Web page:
That said, one has to look at this offering from Dell and note that it is not applicable for anything beyond the Windows-based SMB, with an emphasis on the lower end of that market ecosphere. While these tools will in all probability help the managers of Windows-based environments, these tools pale in comparison with the real IT management offerings well established in the market by companies like IBM, HP, Sun, and others. In short, with market demands for easing complexity reaching a near mob-like intensity, Dell had to do something and this is apparently the company’s response to market demands. Is it enough? We don’t think so, not in its present form. Managing server BIOS configurations is a nice tool, but one that addresses only the smallest percentage of IT infrastructure management needs. With companies like IBM making company-wide forays into the SMB markets, notably in the mid-tier with an array of vastly more sophisticated IT management products and tools than Dell’s present portfolio, we see this move as not only defensive of what Dell sees as its home turf, but largely the stuff of press releases and little more. The demands of taming IT complexity in the SMB will continue to skyrocket in the coming years; the question for vendors like Dell is simple: Can they keep pace? In our minds, based on this offering, the answer is distinctly, “No.”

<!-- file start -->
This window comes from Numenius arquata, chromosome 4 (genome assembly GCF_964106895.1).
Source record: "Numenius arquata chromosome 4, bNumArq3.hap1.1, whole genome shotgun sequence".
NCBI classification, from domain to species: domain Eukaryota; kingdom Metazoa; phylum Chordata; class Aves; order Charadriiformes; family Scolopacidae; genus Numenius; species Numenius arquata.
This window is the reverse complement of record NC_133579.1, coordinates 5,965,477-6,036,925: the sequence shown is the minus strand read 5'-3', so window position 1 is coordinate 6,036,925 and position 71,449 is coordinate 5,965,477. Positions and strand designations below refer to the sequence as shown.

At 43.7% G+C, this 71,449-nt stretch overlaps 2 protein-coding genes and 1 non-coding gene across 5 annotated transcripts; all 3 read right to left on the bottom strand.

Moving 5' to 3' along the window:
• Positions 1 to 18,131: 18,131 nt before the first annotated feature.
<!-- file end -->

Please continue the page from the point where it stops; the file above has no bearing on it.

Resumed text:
HP has announced more than forty new services and software products designed to advance the company’s Adaptive Enterprise initiative. According to HP, the new offerings will help customers integrate heterogeneous technologies, reduce operations costs, and automate IT responses to real-time business demands. Many of the new offerings focus on HP’s IT Services Management (ITSM) model, which is based on IT Information Library standards, and include ITSM Certification for Service Partners, ITSM Best Practices for HP OpenView Service Desk, and a project between HP and SAP that intends to leverage ITSM with SAP’s adaptive business service strategy. In addition, HP introduced new IT management software products including the HP Systems Insight Manager which offers unified management of HP’s Proliant, Integrity, and HP9000 servers, and accommodates plug-ins for client, storage, printer, and power management. Other software offerings include HP OpenView Management Integration Platform, HP OpenView Select Access, HP OpenView Operations and HP Web Jetadmin 7.5. According to HP, the new software products provide the means for cross-platform management of UNIX-, Linux-, and Windows-based devices from a single console; pre-configured processes for IT service management; and a management platform for Web services. No pricing or availability information was included in the announcement.